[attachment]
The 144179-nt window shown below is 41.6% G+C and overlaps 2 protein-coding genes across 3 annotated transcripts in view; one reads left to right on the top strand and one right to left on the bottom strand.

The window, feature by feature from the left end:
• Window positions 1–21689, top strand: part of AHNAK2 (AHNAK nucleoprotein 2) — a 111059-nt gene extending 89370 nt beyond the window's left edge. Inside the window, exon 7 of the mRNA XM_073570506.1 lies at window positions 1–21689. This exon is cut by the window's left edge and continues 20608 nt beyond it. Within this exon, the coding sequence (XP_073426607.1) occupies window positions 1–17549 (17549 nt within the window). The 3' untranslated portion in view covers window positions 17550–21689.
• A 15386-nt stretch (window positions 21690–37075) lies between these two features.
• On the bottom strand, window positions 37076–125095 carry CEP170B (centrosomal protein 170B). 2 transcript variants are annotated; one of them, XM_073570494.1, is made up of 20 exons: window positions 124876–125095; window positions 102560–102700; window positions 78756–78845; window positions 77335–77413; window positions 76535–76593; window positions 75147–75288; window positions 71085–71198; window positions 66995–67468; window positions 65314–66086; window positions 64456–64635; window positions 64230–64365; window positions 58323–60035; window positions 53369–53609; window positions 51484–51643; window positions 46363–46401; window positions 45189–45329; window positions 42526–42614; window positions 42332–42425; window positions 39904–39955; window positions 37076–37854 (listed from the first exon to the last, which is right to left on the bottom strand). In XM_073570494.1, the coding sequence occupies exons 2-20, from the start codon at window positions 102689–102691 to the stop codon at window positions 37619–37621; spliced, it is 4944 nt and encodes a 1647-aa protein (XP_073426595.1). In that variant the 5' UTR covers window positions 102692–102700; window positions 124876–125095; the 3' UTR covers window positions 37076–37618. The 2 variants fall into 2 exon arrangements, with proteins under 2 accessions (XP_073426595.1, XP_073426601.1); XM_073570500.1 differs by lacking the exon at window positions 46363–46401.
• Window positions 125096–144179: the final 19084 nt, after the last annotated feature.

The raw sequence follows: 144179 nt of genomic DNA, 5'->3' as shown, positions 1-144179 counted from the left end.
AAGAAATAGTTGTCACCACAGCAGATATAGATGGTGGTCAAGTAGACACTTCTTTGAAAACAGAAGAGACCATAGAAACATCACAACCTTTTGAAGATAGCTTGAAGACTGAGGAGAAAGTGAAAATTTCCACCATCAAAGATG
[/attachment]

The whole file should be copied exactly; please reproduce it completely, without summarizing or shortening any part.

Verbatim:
The 144179-nt window shown below is 41.6% G+C and overlaps 2 protein-coding genes across 3 annotated transcripts in view; one reads left to right on the top strand and one right to left on the bottom strand.

The window, feature by feature from the left end:
• Window positions 1–21689, top strand: part of AHNAK2 (AHNAK nucleoprotein 2) — a 111059-nt gene extending 89370 nt beyond the window's left edge. Inside the window, exon 7 of the mRNA XM_073570506.1 lies at window positions 1–21689. This exon is cut by the window's left edge and continues 20608 nt beyond it. Within this exon, the coding sequence (XP_073426607.1) occupies window positions 1–17549 (17549 nt within the window). The 3' untranslated portion in view covers window positions 17550–21689.
• A 15386-nt stretch (window positions 21690–37075) lies between these two features.
• On the bottom strand, window positions 37076–125095 carry CEP170B (centrosomal protein 170B). 2 transcript variants are annotated; one of them, XM_073570494.1, is made up of 20 exons: window positions 124876–125095; window positions 102560–102700; window positions 78756–78845; window positions 77335–77413; window positions 76535–76593; window positions 75147–75288; window positions 71085–71198; window positions 66995–67468; window positions 65314–66086; window positions 64456–64635; window positions 64230–64365; window positions 58323–60035; window positions 53369–53609; window positions 51484–51643; window positions 46363–46401; window positions 45189–45329; window positions 42526–42614; window positions 42332–42425; window positions 39904–39955; window positions 37076–37854 (listed from the first exon to the last, which is right to left on the bottom strand). In XM_073570494.1, the coding sequence occupies exons 2-20, from the start codon at window positions 102689–102691 to the stop codon at window positions 37619–37621; spliced, it is 4944 nt and encodes a 1647-aa protein (XP_073426595.1). In that variant the 5' UTR covers window positions 102692–102700; window positions 124876–125095; the 3' UTR covers window positions 37076–37618. The 2 variants fall into 2 exon arrangements, with proteins under 2 accessions (XP_073426595.1, XP_073426601.1); XM_073570500.1 differs by lacking the exon at window positions 46363–46401.
• Window positions 125096–144179: the final 19084 nt, after the last annotated feature.

The raw sequence follows: 144179 nt of genomic DNA, 5'->3' as shown, positions 1-144179 counted from the left end.
AAGAAATAGTTGTCACCACAGCAGATATAGATGGTGGTCAAGTAGACACTTCTTTGAAAACAGAAGAGACCATAGAAACATCACAACCTTTTGAAGATAGCTTGAAGACTGAGGAGAAAGTGAAAATTTCCACCATCAAAGATG